Isolation, identification, virulence potential and genomic features of Tenacibaculum piscium isolates recovered from Chilean salmonids

Ruben Avendaño-Herrera, Anne Berit Olsen, Mónica Saldarriaga-Cordoba, Duncan J. Colquhoun, Víctor Reyes, Javier Rivera-Bohle, Eric Duchaud, Rute Irgang

Research output: Contribution to journalArticlepeer-review

Abstract

Tenacibaculum piscium, a gram-negative bacterium isolated from the skin ulcers of sea-farmed fish, has only been described in Norway. In the present study, we examined 16 Chilean Tenacibaculum isolates recovered from different organs in moribund and dead Atlantic salmon (Salmo salar), Rainbow trout (Oncorhynchus mykiss) and Coho salmon (Oncorhynchus kisutch) cultured at different fish farms between 2014 and 2018. The present study applied biochemical, phenotypic, fatty acid and whole-genome sequence-based analyses to confirm the taxonomic status of the Chilean isolates. The obtained results are the first to confirm the presence of T. piscium in Chile and in Coho salmon, thus extending the recognized geographical and species distribution of this bacterium. Subsequent bath-challenge assays in Atlantic salmon utilizing three T. piscium isolates obtained from different hosts resulted in low cumulative mortality (i.e. 0–35%), even after exposure to an unnaturally high concentration of bacterial cells (i.e. > 107 cells/ml). However, scale loss and frayed fins were observed in dead fish. In silico whole-genome analysis detected various genes associated with iron acquisition, encoding of the type IX secretion system and cargo proteins, resistance to tetracycline and fluoroquinolones and stress responses. These data represent an important milestone towards a better understanding on the genomic repertoire of T. piscium.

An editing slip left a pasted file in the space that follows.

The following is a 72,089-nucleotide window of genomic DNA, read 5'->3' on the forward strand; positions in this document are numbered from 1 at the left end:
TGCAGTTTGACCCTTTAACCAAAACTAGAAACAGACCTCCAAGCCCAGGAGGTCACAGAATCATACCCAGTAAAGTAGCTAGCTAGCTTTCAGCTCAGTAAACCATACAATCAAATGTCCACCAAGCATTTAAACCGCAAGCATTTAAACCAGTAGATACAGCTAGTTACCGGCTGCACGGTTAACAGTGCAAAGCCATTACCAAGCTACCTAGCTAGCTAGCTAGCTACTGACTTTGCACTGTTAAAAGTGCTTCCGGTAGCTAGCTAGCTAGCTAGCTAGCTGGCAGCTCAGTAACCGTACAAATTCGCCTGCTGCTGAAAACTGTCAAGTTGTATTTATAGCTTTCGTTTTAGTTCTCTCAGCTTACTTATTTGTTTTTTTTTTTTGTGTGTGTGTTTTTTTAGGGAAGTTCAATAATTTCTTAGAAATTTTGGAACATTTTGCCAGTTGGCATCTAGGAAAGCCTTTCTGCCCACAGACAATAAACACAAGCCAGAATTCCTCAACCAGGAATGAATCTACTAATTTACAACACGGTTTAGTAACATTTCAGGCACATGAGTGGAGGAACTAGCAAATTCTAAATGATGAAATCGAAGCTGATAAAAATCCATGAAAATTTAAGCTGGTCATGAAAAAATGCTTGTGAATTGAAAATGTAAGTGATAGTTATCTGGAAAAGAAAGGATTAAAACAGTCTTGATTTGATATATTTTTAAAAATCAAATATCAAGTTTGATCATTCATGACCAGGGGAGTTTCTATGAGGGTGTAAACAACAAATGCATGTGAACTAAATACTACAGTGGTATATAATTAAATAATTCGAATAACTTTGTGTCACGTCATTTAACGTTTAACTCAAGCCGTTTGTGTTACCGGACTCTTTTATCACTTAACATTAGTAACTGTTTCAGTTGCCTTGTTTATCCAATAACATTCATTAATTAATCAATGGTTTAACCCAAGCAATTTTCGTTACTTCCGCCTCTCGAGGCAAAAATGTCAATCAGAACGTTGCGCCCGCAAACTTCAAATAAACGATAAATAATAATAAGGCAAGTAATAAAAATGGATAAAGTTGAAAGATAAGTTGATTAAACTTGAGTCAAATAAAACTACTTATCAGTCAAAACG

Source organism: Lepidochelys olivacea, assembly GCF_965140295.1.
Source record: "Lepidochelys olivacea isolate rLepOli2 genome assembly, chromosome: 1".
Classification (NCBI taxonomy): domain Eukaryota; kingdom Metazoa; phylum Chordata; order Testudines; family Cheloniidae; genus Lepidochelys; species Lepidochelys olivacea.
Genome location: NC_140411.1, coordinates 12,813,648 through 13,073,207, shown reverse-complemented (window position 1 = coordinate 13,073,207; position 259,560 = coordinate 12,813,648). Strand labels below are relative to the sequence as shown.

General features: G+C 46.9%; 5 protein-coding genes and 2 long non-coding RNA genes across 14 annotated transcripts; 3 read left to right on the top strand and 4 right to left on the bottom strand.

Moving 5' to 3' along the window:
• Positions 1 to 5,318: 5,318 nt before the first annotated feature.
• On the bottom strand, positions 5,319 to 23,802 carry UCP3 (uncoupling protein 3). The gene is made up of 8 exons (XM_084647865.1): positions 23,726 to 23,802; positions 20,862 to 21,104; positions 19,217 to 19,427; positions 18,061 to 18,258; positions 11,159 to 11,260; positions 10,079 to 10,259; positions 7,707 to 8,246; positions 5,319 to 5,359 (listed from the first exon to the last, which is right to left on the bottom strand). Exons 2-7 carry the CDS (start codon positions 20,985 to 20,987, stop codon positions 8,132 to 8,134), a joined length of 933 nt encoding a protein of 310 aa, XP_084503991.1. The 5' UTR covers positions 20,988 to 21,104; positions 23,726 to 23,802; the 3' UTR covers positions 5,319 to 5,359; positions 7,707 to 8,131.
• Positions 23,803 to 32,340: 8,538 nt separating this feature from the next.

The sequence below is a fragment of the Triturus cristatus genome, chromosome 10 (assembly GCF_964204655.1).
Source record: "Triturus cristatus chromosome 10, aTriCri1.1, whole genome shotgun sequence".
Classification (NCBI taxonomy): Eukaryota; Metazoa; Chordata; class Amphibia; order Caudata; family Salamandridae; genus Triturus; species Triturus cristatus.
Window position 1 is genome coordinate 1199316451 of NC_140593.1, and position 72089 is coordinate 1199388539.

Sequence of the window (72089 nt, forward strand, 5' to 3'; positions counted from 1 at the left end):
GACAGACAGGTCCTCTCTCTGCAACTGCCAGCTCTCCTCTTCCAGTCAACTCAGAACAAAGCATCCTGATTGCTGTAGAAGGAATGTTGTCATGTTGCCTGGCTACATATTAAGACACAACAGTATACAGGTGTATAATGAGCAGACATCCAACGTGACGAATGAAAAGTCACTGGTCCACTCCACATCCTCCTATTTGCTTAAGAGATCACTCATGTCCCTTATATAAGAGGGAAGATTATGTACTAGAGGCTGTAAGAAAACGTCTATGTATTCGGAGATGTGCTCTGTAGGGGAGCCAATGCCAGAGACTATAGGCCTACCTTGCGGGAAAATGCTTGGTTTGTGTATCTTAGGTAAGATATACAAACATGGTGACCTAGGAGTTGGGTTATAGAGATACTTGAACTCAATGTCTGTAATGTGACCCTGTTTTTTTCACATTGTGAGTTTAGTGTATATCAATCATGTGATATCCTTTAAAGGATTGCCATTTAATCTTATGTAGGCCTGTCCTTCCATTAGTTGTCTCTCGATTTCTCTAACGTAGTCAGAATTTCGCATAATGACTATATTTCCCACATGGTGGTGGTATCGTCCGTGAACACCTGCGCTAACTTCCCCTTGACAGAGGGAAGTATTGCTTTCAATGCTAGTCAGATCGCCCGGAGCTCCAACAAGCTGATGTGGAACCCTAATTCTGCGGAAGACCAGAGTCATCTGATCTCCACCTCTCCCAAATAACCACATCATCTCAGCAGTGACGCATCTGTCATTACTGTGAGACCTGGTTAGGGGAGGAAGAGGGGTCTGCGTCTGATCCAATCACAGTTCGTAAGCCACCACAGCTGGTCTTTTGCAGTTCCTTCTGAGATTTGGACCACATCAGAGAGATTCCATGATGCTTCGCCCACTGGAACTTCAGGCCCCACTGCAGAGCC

Original languageEnglish
JournalTransboundary and Emerging Diseases
DOIs
Publication statusAccepted/In press - 2022

Keywords

  • Atlantic salmon
  • Coho salmon
  • Rainbow trout
  • tenacibaculosis
  • virulence

ASJC Scopus subject areas

  • Immunology and Microbiology(all)
  • veterinary(all)

Fingerprint

Dive into the research topics of 'Isolation, identification, virulence potential and genomic features of Tenacibaculum piscium isolates recovered from Chilean salmonids'. Together they form a unique fingerprint.

Cite this